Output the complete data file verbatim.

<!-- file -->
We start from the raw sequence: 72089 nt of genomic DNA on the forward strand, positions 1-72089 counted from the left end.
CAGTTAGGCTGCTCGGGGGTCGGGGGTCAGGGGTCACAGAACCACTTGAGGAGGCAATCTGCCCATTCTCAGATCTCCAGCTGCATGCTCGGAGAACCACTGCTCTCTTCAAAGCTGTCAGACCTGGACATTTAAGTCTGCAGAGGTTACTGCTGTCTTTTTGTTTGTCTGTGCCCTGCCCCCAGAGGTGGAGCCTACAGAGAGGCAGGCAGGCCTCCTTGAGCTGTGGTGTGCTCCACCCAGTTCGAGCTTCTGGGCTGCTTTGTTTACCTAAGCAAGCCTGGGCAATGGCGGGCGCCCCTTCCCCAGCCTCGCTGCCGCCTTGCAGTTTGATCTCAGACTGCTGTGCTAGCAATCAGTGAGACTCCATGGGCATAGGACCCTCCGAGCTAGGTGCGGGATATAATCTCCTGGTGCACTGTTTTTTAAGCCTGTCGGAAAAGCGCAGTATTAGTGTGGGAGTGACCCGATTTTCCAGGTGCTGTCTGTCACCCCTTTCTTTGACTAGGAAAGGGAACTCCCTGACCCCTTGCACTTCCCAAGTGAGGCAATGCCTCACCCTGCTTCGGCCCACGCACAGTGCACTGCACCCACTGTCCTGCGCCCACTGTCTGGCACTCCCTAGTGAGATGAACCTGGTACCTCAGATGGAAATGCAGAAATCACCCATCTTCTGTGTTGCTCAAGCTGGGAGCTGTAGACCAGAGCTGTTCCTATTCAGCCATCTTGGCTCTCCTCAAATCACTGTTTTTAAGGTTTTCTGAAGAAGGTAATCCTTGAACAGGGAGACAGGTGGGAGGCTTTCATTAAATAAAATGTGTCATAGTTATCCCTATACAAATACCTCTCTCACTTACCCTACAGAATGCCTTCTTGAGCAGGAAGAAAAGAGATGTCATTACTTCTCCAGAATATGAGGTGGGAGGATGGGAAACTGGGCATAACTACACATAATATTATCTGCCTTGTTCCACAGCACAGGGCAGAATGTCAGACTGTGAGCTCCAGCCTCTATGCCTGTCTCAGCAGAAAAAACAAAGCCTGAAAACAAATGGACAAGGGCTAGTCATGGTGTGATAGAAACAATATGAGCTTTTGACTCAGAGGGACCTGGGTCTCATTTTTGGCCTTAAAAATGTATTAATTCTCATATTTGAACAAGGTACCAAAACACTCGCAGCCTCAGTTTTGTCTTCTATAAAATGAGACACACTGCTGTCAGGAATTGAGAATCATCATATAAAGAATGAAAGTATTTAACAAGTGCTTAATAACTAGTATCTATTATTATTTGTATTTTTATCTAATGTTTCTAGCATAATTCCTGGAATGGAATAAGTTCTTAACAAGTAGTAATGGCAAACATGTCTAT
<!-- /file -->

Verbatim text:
We start from the raw sequence: 72089 nt of genomic DNA on the forward strand, positions 1-72089 counted from the left end.
CAGTTAGGCTGCTCGGGGGTCGGGGGTCAGGGGTCACAGAACCACTTGAGGAGGCAATCTGCCCATTCTCAGATCTCCAGCTGCATGCTCGGAGAACCACTGCTCTCTTCAAAGCTGTCAGACCTGGACATTTAAGTCTGCAGAGGTTACTGCTGTCTTTTTGTTTGTCTGTGCCCTGCCCCCAGAGGTGGAGCCTACAGAGAGGCAGGCAGGCCTCCTTGAGCTGTGGTGTGCTCCACCCAGTTCGAGCTTCTGGGCTGCTTTGTTTACCTAAGCAAGCCTGGGCAATGGCGGGCGCCCCTTCCCCAGCCTCGCTGCCGCCTTGCAGTTTGATCTCAGACTGCTGTGCTAGCAATCAGTGAGACTCCATGGGCATAGGACCCTCCGAGCTAGGTGCGGGATATAATCTCCTGGTGCACTGTTTTTTAAGCCTGTCGGAAAAGCGCAGTATTAGTGTGGGAGTGACCCGATTTTCCAGGTGCTGTCTGTCACCCCTTTCTTTGACTAGGAAAGGGAACTCCCTGACCCCTTGCACTTCCCAAGTGAGGCAATGCCTCACCCTGCTTCGGCCCACGCACAGTGCACTGCACCCACTGTCCTGCGCCCACTGTCTGGCACTCCCTAGTGAGATGAACCTGGTACCTCAGATGGAAATGCAGAAATCACCCATCTTCTGTGTTGCTCAAGCTGGGAGCTGTAGACCAGAGCTGTTCCTATTCAGCCATCTTGGCTCTCCTCAAATCACTGTTTTTAAGGTTTTCTGAAGAAGGTAATCCTTGAACAGGGAGACAGGTGGGAGGCTTTCATTAAATAAAATGTGTCATAGTTATCCCTATACAAATACCTCTCTCACTTACCCTACAGAATGCCTTCTTGAGCAGGAAGAAAAGAGATGTCATTACTTCTCCAGAATATGAGGTGGGAGGATGGGAAACTGGGCATAACTACACATAATATTATCTGCCTTGTTCCACAGCACAGGGCAGAATGTCAGACTGTGAGCTCCAGCCTCTATGCCTGTCTCAGCAGAAAAAACAAAGCCTGAAAACAAATGGACAAGGGCTAGTCATGGTGTGATAGAAACAATATGAGCTTTTGACTCAGAGGGACCTGGGTCTCATTTTTGGCCTTAAAAATGTATTAATTCTCATATTTGAACAAGGTACCAAAACACTCGCAGCCTCAGTTTTGTCTTCTATAAAATGAGACACACTGCTGTCAGGAATTGAGAATCATCATATAAAGAATGAAAGTATTTAACAAGTGCTTAATAACTAGTATCTATTATTATTTGTATTTTTATCTAATGTTTCTAGCATAATTCCTGGAATGGAATAAGTTCTTAACAAGTAGTAATGGCAAACATGTCTAT